There are a few things you can implement that will help in enjoying an injury free judo career.
Wash your hands before practice
Before you step on the judo mat you should at the very least wash your hands. In Japan most of the judokas have a shower and brush their teeth before every training session. This just shows the respect they have for not only their personal hygiene but for their training partners.
Wear a clean gi
Wash and clean tour gi after every training session. Judo is a very up close and personal sport and due to the high intensity at which the sport is played and people sweat rather profusely. After a training session you don’t only have your sweat on your gi but also the sweat and grime of ten other people.
Wash your hands after the toilet
How often have you accidentally had someone else’s hands in your face, eyes or mouth? At judo this happens fairly often so it is important to not spread common diseases by washing your hands before you hop on the mat and definitely after going to the toilet.
Similar to the toilet is wearing footwear on the mat. When you walk around all day at work and in the shopping centre you walk on millions and millions of germs and diseases. If you then entered the dojo and walked on the mats you are technically walking all the disease and germs from your shoes all over the mats. Therefore it is so important to enforce the rule to have bare feet only on the mats. This will assist in reducing the amount of germs on the mat area
Cut your finger nails
It is a requirement for all grappling sorts that your fingers and toes are cut short. This is not for the safety of your opponents but also for yourself. Have a finger nail being ripped off in an intense grip fight is very painful as well as getting a toe nail lifted up by a foot sweep gone wrong. Keep them short and you will also stop slicing your opponents feet open when attacking with a foot sweep.
Wear a rash guard or T shirt under your gi
Many judokas these days were a body boarding rash guard under their Judogi. This reduces the amount of cuts and abrasions you get on the chest and arms as well as prevent gi burn around the neck.
Have nice smelling breath
Smoke, coffee and bed breathe are all not nice smells to smell when practicing judo. Before training clean your teeth or chew on some gum to make sure your opponents stick around for a few more fights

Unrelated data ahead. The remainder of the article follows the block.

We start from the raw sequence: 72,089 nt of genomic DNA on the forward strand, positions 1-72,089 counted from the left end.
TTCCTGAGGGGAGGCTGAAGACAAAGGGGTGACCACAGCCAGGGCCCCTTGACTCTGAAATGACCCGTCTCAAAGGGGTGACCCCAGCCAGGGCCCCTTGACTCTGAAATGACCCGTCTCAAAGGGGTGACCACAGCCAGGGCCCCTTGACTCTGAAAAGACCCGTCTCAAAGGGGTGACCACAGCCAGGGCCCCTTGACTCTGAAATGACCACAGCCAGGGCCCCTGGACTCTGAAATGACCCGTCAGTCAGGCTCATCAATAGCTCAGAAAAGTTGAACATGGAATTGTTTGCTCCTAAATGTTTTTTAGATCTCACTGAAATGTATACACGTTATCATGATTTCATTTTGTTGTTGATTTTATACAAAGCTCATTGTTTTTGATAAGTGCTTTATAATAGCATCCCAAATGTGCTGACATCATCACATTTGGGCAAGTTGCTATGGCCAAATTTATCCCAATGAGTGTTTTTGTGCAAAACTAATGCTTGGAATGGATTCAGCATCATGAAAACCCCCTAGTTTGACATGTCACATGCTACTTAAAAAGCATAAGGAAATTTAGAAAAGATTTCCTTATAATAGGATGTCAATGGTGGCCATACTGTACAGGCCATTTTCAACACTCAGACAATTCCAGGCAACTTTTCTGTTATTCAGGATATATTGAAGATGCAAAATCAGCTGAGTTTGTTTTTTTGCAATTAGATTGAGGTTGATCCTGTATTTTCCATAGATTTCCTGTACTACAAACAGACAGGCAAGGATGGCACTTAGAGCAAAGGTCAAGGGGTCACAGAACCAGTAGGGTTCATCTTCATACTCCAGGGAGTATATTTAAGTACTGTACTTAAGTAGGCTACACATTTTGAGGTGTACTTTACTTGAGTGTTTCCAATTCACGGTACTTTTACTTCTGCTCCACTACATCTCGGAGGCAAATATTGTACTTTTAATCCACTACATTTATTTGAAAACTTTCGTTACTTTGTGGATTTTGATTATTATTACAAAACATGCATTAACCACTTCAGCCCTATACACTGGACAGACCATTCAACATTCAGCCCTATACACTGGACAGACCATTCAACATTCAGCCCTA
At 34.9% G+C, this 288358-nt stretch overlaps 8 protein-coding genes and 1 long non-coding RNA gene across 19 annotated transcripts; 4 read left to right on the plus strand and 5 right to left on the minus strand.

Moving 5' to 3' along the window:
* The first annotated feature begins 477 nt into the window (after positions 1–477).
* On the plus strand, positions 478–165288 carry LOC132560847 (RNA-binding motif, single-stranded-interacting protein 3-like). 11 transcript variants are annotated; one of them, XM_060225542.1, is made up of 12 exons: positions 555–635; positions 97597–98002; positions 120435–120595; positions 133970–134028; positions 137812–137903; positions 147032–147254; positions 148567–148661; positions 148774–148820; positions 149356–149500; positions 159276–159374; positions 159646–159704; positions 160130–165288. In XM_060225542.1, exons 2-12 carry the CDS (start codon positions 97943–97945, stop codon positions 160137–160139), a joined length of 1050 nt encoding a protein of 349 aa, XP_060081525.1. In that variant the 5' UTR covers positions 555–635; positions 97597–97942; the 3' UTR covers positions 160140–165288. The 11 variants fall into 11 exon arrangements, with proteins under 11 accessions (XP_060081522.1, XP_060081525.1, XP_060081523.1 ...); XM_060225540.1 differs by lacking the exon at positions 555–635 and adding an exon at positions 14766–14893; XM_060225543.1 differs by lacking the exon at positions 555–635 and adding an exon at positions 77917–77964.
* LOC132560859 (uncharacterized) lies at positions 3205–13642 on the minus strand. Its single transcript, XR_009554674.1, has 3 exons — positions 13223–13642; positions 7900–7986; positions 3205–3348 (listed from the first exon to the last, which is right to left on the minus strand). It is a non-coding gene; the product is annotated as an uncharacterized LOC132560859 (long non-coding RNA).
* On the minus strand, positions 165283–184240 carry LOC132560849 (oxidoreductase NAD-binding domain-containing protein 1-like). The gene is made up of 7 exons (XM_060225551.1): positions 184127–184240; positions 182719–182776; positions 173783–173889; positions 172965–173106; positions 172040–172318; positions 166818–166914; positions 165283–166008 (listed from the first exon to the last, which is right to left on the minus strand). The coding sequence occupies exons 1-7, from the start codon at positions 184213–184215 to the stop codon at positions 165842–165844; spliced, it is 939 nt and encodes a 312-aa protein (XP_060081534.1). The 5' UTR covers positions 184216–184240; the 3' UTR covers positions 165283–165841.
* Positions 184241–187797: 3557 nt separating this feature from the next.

Make sure your hair doesn’t go all over your opponent. There are a few things grosser than having your opponent’s sweaty hair in your face eyes and mouth. It is simply disgusting. If you have long hair please design it in a way that doesn’t annoy your opponents.
Don’t come to training if you are sick. If you have a cold, the flu or a skin infection please do not come to training and pass it on to others. Judo is a close contact sport and germs travel quickly so if you are sick please stay at home.
Wash the mat area
Wash the mats as often as possible with some anti bacterial solution and some warm water. I know many clubs who have not washed the mats in close to ten years. But these days more and more clubs are beginning to wash their mats as often as every day. A local BJJ practitioner asks his students to wash down the mats after every night-time training session. As well as keeping the mats clean the students feel a part of the dojo and by doing so respect that training g area a lot more.
Break-falling is designed to soften the fall after being thrown. Many beginners get injured because they did not break fall or are a bit apprehensive at the thought of being thrown. It is important to know how to take a fall during practice. If you are unsure about break-falling I encourage you not to participate in any Randori (free sparring) until you are confident at landing properly. If not you may be at risk at getting injured.
When doing Randori try not to fight to the death in every single Randori. I have seen may judoka get injured purely because they were trying too hard not to be thrown. By sticking an arm out it trying to spin out an evade all of your opponents techniques will soon lead to an injury. It is great to do this in competition but it is important to understand when to evade techniques and when to simply go over nicely for your opponent.
Some judo matches are simply matches while some are fights. I have seen many judokas try to bully others around. Judo training is not a place for bullies and definitely not a place to pick on people smaller or less experienced than you. It is very important that you fight someone at their ability level or a bit above. By doing this you will both benefit and enjoy judo
Judo is a fantastic art/sport and it is so important t that we look after each other. Not just ourselves. By following basic personal hygiene/grooming procedures we will not only enjoy training a lot more but your training partners will enjoy training with you.